Autonomy is about having a sense of control and choice. When individuals feel they have no choice in a situation, they are more likely to experience an ‘away’ response. At times change is non-negotiable and there is a mandate for what must be done. In these situations, there is likely also an opportunity to engage team members in how it gets done. This can help reduce stress, allowing them to be more accepting of and engaged in the change. Role clarity and clear decision-making authority also enables team members have more autonomy.


Relatedness is about relationships and whether an individual considers someone else a friend or foe. When we connect with people we like, trust, and with whom we feel safe, we experience ’toward’ emotions. If it is perceived that a change may somehow threaten existing positive relationships, that event will trigger resistance.

Likewise, moving to a new team where a foundation of trust has not yet been developed may be perceived as threatening. Help team members get to know each other and facilitate collaboration to build connections and trust.


We all like to feel like we have been treated fairly and dealt with appropriately by others. If John perceives that he/his group is being treated differently, receiving less favorable treatment than another group, he is likely to experience ‘away’ emotions, such as anger, frustration, or disappointment. Conversely, if he believes a decision was made fairly, he is likely to experience ‘toward’ emotions, such as acceptance and motivation.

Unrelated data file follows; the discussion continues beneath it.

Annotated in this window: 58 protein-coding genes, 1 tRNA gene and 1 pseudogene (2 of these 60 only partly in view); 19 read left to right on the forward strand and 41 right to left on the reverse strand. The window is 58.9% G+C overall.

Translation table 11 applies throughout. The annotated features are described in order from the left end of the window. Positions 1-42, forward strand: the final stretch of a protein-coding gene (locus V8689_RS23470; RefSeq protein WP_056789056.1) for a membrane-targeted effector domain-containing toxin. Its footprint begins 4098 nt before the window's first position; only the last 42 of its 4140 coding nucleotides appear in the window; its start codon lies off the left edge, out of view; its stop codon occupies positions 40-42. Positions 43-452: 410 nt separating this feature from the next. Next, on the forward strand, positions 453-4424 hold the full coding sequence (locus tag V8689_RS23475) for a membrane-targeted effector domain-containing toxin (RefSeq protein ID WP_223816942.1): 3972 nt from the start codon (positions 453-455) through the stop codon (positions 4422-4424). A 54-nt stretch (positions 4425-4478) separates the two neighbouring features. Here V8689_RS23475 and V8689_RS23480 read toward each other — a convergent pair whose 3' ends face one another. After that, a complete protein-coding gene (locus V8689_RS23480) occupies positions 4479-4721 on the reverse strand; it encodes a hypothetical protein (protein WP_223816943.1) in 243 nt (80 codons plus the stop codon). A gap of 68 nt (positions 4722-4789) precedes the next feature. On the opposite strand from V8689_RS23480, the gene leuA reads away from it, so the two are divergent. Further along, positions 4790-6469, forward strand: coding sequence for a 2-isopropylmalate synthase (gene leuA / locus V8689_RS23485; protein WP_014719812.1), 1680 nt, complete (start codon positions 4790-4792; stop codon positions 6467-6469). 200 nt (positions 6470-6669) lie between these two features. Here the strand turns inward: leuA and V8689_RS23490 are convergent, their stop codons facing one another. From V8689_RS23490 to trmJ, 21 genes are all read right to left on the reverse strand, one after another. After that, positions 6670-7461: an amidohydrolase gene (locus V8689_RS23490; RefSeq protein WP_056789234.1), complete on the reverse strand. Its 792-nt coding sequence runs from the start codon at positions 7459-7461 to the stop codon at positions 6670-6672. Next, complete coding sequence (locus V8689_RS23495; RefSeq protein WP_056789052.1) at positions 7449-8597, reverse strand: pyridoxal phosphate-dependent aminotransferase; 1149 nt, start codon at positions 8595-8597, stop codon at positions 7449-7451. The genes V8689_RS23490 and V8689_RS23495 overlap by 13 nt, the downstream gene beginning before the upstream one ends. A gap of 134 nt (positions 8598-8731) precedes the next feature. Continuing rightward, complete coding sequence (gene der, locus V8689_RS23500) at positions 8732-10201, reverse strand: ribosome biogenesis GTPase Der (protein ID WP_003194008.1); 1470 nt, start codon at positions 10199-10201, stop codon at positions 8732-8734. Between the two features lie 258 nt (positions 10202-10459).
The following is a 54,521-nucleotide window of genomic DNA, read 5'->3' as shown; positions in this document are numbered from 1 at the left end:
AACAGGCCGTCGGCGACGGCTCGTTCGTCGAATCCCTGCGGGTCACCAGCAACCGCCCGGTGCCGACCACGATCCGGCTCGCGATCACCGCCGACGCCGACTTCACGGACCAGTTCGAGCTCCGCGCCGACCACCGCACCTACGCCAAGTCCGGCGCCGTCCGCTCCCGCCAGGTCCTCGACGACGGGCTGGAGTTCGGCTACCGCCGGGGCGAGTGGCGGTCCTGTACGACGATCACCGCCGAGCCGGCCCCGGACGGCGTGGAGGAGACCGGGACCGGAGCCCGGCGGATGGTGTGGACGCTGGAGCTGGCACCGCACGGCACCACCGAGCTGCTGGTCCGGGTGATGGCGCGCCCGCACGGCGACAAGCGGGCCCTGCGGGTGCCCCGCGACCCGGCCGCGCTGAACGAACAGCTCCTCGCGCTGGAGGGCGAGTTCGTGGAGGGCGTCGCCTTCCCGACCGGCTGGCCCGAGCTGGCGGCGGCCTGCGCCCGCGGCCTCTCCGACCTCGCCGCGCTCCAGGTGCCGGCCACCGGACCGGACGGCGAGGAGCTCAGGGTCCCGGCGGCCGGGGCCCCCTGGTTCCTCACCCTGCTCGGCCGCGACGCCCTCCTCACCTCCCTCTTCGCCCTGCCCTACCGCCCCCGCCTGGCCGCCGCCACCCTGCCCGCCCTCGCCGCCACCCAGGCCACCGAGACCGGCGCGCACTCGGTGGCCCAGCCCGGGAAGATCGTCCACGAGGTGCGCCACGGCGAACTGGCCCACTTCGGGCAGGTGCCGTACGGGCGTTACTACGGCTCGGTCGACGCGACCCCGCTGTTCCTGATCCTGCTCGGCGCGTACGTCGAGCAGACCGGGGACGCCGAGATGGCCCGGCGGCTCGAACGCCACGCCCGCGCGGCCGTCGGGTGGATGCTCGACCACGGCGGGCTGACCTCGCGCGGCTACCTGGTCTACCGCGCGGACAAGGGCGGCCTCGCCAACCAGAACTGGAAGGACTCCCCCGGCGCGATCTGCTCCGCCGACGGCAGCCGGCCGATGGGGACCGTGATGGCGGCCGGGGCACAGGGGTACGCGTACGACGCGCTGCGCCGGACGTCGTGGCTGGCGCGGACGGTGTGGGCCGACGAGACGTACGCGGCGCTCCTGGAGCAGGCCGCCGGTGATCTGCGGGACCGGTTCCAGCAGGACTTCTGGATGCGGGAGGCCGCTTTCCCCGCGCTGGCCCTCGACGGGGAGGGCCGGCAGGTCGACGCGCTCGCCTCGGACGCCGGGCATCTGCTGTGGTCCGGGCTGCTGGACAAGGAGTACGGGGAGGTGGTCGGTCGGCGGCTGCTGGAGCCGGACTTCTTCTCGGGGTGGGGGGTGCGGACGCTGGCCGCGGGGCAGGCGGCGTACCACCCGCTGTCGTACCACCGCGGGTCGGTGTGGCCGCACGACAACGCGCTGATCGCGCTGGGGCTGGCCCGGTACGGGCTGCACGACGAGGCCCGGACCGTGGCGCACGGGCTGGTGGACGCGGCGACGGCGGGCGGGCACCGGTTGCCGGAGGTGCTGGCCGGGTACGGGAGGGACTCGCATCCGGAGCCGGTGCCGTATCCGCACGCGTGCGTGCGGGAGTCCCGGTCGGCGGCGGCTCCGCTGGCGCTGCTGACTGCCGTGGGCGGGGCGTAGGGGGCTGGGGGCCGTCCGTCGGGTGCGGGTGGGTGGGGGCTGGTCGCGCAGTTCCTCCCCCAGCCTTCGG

Engage team members in the development of solutions and explain the thinking behind decisions. These actions can help contribute to a perception of fairness.

Next time you are asked to lead change, think about which SCARF elements will most likely be triggered in you and your key stakeholders. Take the intentional steps outlined above to help move your team, and yourself, to embrace the ‘toward’ movement, and experience the positive rewards of change.

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About the author

Kathy Gibala

Kathy Gibala is a sought-after executive leadership coach with more than 25 years of healthcare industry experience and over 15 years as a coach. She is honored to serve as a trusted partner and change catalyst to healthcare executives across the US to raise the bar on their leadership, build high-performing teams, and accelerate transformative change. Kathy incorporates neuroscience-based coaching techniques to help healthcare leaders expand their impact and reach their fullest potential.